Nevertheless, the state’s myopic politicians stupidly stumble toward the precipice of ecological and social disaster by passing a battery of knee-jerk, bludgeoning legislation overriding local zoning and building-regulations in a frantic effort to force more housing — and thus more people — on a state already staggering under the weight of existing population.

The state’s foolish housing edicts essentially dismantle single-family home neighborhoods. So, the house next to yours can now be replaced with a multiunit, multistory complex — with no additional parking required.

And because water is already scarce, expect to take even shorter showers and relandscape your gardens with kitty litter and cactus. Hopefully, your many new neighbors won’t obstruct your driveway when they park their vehicles up and down your street.

We can’t really expect our local elected officials to solve the housing and homelessness issues. Housing policy, now largely usurped by the state, is mostly out of their hands, and homelessness is beyond their power to resolve.

Any of the local council and mayoral candidates who campaign on resolving these issues here has to clearly explain just how they are going to do it.

I can’t wait to hear that.

The most we can expect of our local elected officials is to mitigate the many negative effects of homelessness on the community, and to discourage the homeless from coming here.

Regarding housing, the Santa Barbara City Council should protest and resist as much as possible Sacramento’s ham-fisted, people-packing housing mandates. Mostly, however, it is up to the voters throughout the state to push back against these misguided housing policies.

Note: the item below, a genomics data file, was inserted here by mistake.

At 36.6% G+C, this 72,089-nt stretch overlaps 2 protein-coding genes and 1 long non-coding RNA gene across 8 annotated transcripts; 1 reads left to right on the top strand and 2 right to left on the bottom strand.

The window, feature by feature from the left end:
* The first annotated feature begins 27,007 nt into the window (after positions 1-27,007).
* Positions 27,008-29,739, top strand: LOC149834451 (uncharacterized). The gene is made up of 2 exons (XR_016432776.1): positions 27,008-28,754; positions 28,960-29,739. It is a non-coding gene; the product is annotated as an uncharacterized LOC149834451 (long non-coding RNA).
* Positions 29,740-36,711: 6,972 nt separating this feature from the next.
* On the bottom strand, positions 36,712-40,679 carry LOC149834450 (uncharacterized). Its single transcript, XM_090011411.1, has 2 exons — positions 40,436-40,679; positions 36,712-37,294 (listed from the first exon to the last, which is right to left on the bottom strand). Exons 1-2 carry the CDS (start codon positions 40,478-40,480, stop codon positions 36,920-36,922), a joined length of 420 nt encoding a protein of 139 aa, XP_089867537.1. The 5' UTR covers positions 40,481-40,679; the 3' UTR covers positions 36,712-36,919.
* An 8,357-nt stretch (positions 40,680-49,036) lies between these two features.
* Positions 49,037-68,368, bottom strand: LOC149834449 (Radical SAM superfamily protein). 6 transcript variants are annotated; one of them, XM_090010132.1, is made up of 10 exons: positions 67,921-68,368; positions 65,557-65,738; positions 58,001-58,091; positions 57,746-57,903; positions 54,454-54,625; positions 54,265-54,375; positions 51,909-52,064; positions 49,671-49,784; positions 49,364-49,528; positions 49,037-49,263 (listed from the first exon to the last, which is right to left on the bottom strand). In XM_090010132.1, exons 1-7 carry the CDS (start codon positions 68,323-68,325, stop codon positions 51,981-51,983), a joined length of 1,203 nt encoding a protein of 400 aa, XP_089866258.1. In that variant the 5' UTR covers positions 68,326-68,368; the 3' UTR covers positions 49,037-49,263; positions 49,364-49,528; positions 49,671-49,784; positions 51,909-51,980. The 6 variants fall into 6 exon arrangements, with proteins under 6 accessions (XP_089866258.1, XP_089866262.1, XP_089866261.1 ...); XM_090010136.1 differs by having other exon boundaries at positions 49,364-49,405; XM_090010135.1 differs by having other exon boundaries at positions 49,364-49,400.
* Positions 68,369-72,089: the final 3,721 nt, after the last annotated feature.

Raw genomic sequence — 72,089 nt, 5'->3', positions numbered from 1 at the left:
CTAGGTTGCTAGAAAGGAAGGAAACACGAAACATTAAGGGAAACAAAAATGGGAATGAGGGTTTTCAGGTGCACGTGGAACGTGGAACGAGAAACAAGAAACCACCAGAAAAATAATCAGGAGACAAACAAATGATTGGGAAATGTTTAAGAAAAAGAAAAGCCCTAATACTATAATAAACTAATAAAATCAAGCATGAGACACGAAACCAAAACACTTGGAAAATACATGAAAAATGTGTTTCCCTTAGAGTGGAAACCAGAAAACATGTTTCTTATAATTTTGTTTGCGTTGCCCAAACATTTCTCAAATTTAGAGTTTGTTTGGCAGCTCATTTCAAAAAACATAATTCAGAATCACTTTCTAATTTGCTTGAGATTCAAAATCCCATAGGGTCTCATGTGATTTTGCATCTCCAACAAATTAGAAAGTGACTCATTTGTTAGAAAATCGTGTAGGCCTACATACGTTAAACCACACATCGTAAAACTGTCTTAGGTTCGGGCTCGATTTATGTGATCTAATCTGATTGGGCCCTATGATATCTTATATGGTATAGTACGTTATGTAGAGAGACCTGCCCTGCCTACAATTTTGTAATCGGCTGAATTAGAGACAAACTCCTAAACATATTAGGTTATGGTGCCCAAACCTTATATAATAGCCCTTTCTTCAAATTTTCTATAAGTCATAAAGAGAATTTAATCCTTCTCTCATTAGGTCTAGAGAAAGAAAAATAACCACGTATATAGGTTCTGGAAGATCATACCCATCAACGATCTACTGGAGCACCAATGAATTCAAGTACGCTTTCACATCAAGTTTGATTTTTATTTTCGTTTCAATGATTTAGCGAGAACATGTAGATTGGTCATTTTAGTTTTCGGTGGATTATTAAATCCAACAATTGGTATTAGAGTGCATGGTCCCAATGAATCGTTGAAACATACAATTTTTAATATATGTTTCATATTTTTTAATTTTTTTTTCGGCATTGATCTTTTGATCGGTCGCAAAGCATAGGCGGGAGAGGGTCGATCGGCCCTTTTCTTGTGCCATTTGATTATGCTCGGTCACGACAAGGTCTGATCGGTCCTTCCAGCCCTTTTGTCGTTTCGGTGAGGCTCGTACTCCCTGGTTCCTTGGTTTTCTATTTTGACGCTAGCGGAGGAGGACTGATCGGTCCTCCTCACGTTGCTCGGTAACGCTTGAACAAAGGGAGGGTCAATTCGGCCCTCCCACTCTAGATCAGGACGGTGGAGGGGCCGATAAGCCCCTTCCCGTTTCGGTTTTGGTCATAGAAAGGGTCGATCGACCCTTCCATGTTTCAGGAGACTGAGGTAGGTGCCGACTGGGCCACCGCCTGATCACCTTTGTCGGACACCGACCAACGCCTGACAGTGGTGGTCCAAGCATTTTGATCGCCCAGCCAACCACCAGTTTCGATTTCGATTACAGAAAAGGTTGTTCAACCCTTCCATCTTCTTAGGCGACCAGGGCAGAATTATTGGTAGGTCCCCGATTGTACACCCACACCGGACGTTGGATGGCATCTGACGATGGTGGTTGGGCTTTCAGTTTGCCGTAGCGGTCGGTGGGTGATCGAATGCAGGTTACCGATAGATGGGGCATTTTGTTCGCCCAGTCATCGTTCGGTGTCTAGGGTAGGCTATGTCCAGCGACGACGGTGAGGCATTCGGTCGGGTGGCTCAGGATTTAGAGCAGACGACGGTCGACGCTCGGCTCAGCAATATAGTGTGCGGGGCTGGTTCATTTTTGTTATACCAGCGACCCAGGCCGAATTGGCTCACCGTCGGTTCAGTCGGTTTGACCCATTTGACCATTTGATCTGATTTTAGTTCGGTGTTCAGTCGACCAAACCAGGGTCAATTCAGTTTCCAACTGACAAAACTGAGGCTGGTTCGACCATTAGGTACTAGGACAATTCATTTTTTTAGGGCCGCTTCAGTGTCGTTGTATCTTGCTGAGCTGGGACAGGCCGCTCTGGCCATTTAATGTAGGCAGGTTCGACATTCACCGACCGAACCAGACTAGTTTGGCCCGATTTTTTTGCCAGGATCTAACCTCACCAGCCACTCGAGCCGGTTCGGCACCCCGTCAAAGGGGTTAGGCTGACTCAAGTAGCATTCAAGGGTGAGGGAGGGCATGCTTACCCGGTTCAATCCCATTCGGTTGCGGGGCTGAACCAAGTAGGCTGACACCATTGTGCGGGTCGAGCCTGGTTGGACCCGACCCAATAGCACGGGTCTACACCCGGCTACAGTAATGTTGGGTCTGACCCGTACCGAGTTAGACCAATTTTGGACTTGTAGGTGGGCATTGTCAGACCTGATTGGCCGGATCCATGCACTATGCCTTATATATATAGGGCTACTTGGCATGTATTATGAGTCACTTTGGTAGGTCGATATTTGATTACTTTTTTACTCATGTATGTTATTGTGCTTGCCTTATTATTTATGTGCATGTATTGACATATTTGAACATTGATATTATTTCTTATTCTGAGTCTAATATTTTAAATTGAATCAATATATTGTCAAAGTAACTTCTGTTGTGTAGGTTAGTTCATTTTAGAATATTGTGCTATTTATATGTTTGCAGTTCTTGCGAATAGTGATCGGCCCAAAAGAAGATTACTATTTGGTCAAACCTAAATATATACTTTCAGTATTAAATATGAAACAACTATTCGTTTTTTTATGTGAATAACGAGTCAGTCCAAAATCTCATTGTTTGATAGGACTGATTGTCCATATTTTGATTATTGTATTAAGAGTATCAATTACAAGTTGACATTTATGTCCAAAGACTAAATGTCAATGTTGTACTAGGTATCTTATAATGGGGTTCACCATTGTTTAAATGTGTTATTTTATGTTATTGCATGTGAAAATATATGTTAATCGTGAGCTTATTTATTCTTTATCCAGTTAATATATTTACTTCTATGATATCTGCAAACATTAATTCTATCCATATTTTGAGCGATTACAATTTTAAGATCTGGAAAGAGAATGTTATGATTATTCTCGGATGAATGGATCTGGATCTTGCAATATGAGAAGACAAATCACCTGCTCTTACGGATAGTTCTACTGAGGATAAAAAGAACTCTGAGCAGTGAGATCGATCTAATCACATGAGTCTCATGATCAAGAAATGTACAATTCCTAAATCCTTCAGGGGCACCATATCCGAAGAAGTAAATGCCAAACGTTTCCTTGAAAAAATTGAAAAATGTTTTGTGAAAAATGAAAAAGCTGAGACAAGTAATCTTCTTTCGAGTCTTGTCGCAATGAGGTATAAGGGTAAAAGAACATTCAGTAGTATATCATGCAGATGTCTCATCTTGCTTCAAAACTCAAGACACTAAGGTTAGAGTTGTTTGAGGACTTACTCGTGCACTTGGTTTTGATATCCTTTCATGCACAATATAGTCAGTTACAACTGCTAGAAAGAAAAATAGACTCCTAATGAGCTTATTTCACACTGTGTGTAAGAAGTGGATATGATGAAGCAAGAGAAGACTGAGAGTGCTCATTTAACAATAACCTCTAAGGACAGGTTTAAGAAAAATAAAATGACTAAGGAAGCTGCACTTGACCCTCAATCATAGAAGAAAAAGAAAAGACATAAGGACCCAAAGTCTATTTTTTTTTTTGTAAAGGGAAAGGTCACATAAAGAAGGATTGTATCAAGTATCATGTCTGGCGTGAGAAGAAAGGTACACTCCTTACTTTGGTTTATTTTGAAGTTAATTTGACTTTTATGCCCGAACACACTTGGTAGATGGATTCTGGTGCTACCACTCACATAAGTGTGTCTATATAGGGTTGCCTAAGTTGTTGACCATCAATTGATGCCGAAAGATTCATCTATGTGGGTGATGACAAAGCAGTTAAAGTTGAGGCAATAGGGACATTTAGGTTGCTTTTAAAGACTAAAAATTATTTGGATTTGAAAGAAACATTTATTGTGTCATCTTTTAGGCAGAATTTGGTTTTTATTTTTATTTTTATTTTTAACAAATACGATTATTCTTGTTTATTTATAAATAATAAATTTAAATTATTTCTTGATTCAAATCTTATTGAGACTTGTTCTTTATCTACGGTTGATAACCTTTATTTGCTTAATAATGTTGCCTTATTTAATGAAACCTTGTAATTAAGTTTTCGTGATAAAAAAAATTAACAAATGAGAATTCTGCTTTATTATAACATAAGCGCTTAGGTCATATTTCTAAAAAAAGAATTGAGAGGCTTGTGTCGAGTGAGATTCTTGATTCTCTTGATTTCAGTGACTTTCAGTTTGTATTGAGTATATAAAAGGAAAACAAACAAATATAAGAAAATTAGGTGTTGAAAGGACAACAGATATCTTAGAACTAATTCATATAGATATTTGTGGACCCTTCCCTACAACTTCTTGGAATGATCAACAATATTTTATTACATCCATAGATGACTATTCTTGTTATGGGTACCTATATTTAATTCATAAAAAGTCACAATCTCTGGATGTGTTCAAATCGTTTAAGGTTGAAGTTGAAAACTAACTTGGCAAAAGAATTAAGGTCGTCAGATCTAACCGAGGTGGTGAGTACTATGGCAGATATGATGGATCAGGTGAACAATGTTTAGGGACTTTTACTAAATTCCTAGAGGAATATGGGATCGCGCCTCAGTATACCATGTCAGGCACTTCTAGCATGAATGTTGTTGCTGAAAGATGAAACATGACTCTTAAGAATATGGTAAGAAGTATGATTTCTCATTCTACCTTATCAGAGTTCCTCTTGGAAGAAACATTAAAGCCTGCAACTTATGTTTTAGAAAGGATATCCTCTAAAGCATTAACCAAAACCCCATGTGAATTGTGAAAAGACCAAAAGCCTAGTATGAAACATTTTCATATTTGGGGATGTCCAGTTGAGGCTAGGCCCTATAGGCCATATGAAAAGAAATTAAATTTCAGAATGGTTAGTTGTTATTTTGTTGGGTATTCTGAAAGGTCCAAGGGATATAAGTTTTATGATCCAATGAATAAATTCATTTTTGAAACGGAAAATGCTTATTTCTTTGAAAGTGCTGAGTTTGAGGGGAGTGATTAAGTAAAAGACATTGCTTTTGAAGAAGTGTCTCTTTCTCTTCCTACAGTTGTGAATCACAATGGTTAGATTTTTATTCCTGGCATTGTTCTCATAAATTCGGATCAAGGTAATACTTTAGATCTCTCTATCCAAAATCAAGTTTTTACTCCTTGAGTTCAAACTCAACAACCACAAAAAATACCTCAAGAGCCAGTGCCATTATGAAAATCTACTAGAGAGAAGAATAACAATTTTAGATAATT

Other local issues cited by Santa Barbara residents in the Noozhawk survey are well within the purview of city council: road repairs, public area cleanup and facilitating permitting for home improvements (reining in busybody bureaucracy).

We need a mayor and city council that understand the realities of the issues and what the priorities are, and that focus on those they have the power to effectively address rather than engage in political posturing about concerns well beyond the scope of their office.

While the folly of district elections deprives city residents of selecting the best council candidates for the entire city, we can all vote for mayor. Mayor can be a key leadership position, especially given the fiefdom-politics of district elections.

If there is a wise owl among the flock of candidates running for mayor, we need to elect that candidate. We don’t need any more chattering magpies who only give a hoot about getting a nest higher up the political tree.

We need a mayor who has the wisdom of experience, local focus, clear understanding of the issues, pragmatism, and is unfettered from fealties to political party or special interests.

If there is such a candidate, who, who, whoooo is it?

It is Randy Rowse.

— Randy Alcorn is a Santa Barbara political observer. Contact him at randyaalcorn@gmail.com, or click here to read previous columns. The opinions expressed are his own.